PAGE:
Mentorship program leads Manitoba producer to regenerative ag

After participating in the Cattlemen’s Young Leaders program, Brett McRae rejigged his mixed farm to abide by the five principles of soil health

Brett McRae and his wife Chantel on the farm in southwestern Manitoba.

Brett McRae is a fifth-generation rancher in southwest Manitoba, near Brandon, but not the fifth generation on the same ranch.

“I was born and raised here and my parents are still actively farming. I farm next to them; we farm separately but share equipment, labour, facilities and ideas. It’s the best of both worlds; we each do our own thing but we also can share experience or new ideas,” he says.

McRae and his fiancé Chantel were married in July at the original McRae homestead where his great-great-grandfather started ranching.

Growing up, McRae’s family had purebred Angus and Simmental. “We had a conventional purebred operation — calving in January/February, selling yearling bulls and putting up our own hay and silage.

“In 2014 I was lucky enough to get selected for the Cattlemen’s Young Leaders program and was paired with Steve Kenyon as my mentor. That was the start of my path to regenerative agriculture and my introduction to holistic management, ranching for profit, etc. Steve’s three recommendations were that I should take his school for year-round grazing, and the Ranching for Profit course and read Allan Savory’s holistic management book. These opened my eyes to a whole new world.”

McRae lists Steve Kenyon, Jim Gerrish, and Burke Teichert as major influences on his cattle operation. Dwayne Beck of Dakota Lakes Research Station and Paul Jasa of the University of Nebraska-Lincoln have been the biggest influences on his grain farming methods.

The cattle

McRae has 50 purebred Angus cows that calve from May to early June. He also sells two-year-old bulls.

His cows graze most of the year, and when they are not at pasture they are bale grazing. “This is a huge saving on feed costs.”

The biggest change was moving the calving season. “It came with some challenges but I did that to match the cattle to the forage cycle and there have been a lot of secondary benefits that came along with it,” McRae says.

Cash flow was a challenge, as going from selling yearling bulls to two-year-olds meant skipping a year of income. But he feels he has a much better product for his customers. The two-year-old bulls are much more ready than a yearling and don’t need to be pushed to be big enough and mature enough to breed cows.

“I can grow these bulls slowly, with more time to cull the ones that aren’t going to fit. And since they are older, semen testing is much less of an issue,” he explains.

After three years of selling older bulls instead of yearlings, customers are starting to appreciate this and are willing to pay more for the older bulls.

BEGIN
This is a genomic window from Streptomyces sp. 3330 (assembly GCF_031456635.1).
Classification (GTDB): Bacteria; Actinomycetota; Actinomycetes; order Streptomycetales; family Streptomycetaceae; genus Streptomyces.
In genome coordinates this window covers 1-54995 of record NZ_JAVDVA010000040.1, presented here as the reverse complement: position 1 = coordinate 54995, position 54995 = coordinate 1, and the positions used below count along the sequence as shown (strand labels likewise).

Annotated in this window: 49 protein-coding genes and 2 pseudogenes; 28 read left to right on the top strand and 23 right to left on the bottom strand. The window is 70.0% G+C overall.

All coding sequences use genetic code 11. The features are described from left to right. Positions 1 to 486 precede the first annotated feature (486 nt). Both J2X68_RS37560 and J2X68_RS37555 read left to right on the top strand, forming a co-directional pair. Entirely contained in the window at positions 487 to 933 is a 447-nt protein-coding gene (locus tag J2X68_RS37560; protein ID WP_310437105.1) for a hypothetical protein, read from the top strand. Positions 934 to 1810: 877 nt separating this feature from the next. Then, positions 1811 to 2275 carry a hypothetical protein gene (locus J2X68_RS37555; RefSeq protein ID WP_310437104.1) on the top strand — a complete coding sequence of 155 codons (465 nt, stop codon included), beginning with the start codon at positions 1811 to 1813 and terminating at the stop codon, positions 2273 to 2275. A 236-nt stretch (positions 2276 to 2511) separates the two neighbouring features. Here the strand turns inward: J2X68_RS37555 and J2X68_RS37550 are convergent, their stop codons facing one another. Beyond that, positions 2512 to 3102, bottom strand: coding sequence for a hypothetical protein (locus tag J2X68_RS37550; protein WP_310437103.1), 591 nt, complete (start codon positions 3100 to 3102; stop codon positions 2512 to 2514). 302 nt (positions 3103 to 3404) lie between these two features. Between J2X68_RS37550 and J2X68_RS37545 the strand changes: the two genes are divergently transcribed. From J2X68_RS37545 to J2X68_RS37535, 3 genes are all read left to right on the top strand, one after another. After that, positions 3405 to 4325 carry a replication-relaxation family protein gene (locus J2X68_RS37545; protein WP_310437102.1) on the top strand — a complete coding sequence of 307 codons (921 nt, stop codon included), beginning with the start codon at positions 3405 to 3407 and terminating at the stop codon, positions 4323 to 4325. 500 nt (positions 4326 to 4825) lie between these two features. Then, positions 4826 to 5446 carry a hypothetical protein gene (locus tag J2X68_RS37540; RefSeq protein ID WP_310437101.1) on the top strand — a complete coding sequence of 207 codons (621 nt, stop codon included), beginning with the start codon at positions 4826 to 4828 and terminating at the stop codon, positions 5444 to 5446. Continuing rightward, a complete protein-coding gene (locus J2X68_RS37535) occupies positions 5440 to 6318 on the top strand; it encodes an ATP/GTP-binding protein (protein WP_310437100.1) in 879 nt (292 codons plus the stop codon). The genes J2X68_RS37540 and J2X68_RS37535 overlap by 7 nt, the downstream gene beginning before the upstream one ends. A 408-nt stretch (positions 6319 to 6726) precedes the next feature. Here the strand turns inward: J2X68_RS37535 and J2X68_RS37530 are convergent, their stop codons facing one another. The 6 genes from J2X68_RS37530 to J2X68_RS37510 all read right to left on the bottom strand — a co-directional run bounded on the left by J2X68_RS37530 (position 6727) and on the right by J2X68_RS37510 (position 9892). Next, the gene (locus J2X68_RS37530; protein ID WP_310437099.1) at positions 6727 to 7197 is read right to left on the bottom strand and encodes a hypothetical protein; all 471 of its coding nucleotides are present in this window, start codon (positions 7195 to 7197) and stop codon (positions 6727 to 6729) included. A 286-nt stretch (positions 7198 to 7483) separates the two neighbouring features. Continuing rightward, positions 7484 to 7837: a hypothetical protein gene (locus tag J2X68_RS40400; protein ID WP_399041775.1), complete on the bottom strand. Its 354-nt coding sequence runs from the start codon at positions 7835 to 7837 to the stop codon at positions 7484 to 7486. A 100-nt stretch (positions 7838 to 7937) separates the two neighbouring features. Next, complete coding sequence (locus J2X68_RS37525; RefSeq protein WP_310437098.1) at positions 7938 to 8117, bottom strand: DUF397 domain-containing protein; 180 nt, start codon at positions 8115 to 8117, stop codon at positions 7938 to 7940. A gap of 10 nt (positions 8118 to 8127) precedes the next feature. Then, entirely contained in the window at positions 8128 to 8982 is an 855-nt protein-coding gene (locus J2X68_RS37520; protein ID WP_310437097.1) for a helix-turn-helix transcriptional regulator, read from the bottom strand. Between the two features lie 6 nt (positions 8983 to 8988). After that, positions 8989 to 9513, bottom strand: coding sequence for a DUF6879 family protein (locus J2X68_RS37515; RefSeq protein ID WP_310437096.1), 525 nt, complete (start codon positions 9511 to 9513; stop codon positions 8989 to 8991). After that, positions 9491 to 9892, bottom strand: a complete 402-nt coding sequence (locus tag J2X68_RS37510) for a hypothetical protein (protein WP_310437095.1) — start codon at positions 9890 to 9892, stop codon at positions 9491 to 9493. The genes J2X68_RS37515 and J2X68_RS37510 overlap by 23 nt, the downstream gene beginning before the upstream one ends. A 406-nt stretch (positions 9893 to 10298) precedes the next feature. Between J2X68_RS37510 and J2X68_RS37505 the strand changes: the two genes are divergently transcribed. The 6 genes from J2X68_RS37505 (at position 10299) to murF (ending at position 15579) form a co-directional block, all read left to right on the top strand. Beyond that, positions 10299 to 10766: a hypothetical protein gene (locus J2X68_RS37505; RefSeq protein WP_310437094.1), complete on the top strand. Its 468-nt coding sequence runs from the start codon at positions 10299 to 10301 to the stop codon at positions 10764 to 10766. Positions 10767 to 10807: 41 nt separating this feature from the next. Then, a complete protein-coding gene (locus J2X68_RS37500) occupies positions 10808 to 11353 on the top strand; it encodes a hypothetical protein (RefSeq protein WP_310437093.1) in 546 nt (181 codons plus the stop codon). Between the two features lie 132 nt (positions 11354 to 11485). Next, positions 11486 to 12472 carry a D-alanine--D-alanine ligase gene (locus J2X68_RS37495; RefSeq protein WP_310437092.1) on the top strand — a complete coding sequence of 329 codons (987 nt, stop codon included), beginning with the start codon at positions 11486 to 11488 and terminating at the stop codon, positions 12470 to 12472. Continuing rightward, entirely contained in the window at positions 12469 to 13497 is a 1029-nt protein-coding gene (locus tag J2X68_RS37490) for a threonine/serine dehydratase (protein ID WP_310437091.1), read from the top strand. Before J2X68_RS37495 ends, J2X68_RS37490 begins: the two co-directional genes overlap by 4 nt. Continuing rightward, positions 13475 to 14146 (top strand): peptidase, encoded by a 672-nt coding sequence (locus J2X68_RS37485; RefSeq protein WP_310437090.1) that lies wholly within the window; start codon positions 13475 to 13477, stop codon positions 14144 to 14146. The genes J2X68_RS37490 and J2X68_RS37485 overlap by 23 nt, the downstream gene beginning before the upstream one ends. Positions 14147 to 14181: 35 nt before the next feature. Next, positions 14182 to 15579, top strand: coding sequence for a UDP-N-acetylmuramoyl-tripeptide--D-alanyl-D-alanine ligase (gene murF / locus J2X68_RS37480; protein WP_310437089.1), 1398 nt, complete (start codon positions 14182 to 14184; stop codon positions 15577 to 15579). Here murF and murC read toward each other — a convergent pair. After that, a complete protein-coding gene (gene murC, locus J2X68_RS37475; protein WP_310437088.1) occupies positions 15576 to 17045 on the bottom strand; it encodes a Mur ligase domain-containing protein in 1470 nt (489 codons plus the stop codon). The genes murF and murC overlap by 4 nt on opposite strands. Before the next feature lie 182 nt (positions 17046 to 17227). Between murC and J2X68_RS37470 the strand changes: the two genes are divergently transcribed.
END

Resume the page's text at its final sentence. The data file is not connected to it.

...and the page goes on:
The bull sale is always the second Wednesday in March. He and his parents sell their bulls at the same time and he also sells some bred heifers.

“My cows are intensively rotation-grazed. Jim Gerrish has been a big influence on my grazing system. I try to graze each pasture about 2.5 times per year — twice during growing season and once during the dormant season. Rotations are quick in the spring when grass is growing fast, and then slower during summer; I try to stockpile enough to have some grazing left for after freezeup, along with a little stockpiled forage for the next spring,” he says.

During winter, cows are on cornfields.

“Last year I custom-grazed corn with 50 of my cows plus another 250 cows custom grazing. When I figured gross margins for my crop acres, the corn was my best-producing, highest-margin crop,” McRae says. “It’s hard to feed a cow in Manitoba very cheaply. I was charging my customer $2.25 per head per day. When you compare that to the cost of dry-lotting a cow here, it’s pretty good.”

Rotational grazing

With a little preplanning on how fences and fields are laid out, with the electric fence technology available today, rotating cattle is easy.

McRae bale grazes after spring breakup, which makes it easier to feed during calving and avoids the mess of corn grazing at that time of year. photo: Supplied by Brett McRae

“If the fields are set up right, it is very easy to strip graze as little as one acre per day.” Fences can be moved quickly and efficiently.

“An idea I learned from Jim Gerrish was building an acre-counter into the fence system — using parallel corridors with specific post spacing. It’s easy to divide these by acres. It works well with custom-grazed cattle because I can just go ahead of them and count fence posts and can tell the owners that in about 20 days they will have this pasture grazed,” McRae says.

McRae bale grazes “a little differently than most folks,” he says.

“I generally graze corn in winter and save bale grazing for spring breakup (at) the end of March — basically April and May when the frost is coming out and the ground is soft and muddy. Corn grazing at that time makes a mess.”